Background: Obesity is a significant and growing public health problem in high-income countries. Little is known about the relationship between resistance exercise (RE), alone and in combination with aerobic exercise (AE), and the risk of developing obesity. The purpose of this prospective cohort study was to examine the associations between different amounts and frequencies of RE, independent of AE, and incident obesity.
Methods and findings: Participants were 11,938 healthy adults ages 18-89 years with a BMI < 30 kg/m2 at baseline who completed at least 2 clinical examinations during 1987-2005 as part of the Aerobics Center Longitudinal Study. Self-reported RE participation in minutes/week and days/week was collected from a standardized questionnaire. Incident obesity was defined as a BMI ≥ 30 kg/m2 at follow-up. Incident obesity was also defined by waist circumference (WC) > 102/88 cm for men/women and percent body fat (PBF) ≥ 25%/30% for men/women at follow-up in participants who were not obese by WC (n = 9,490) or PBF (n = 8,733) at baseline. During the average 6-year follow-up, 874 (7%), 726 (8%), and 1,683 (19%) developed obesity defined by BMI, WC, or PBF, respectively. Compared with no RE, 60-119 min/wk of RE was associated with 30%, 41%, and 31% reduced risk of obesity defined by BMI (hazard ratio [95% CI], 0.70 [0.54-0.92], p = 0.008), WC (0.59 [0.44-0.81], p < 0.001), and PBF (0.69 [0.57-0.83], p < 0.001), respectively, after adjusting for confounders including age, sex, examination year, smoking status, heavy alcohol consumption, hypertension, hypercholesterolemia, diabetes, and AE. Compared with not meeting the RE guidelines of ≥2 d/wk, meeting the RE guidelines was associated with 18%, 30%, and 30% reduced risk of obesity defined by BMI (hazard ratio [95% CI], 0.82 [0.69-0.97], p = 0.02), WC (0.70 [0.57-0.85], p < 0.001), and PBF (0.70 [0.62-0.79], p < 0.001), respectively. Compared with meeting neither guideline, meeting both the AE and RE guidelines was associated with the smallest hazard ratios for obesity. Limitations of this study include limited generalizability as participants were predominantly white men from middle to upper socioeconomic strata, use of self-reported RE, and lack of detailed diet data for the majority of participants.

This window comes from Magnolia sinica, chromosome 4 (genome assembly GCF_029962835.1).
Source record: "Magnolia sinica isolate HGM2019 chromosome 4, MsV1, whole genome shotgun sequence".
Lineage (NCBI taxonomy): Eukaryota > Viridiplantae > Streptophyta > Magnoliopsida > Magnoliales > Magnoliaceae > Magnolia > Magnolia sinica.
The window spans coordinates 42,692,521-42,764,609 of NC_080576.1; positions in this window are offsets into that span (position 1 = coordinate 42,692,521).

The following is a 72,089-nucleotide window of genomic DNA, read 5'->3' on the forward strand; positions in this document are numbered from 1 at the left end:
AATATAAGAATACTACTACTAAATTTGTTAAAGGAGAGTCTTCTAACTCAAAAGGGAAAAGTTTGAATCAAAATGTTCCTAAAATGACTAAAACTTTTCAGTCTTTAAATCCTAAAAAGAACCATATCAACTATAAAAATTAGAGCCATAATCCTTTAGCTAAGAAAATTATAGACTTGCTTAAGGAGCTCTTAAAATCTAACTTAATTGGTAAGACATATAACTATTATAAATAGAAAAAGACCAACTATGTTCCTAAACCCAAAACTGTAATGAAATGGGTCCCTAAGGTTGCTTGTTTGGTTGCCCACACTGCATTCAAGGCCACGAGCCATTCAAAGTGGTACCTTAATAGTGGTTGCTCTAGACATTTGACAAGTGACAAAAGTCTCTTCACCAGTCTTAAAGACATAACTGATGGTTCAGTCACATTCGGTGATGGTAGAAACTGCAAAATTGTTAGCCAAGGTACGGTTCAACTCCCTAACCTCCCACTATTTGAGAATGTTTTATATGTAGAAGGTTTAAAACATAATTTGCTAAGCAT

Conclusions: In this study, we observed that RE was associated with a significantly reduced risk of obesity even after considering AE. However, meeting both the RE and AE guidelines was associated with the lowest risk of obesity.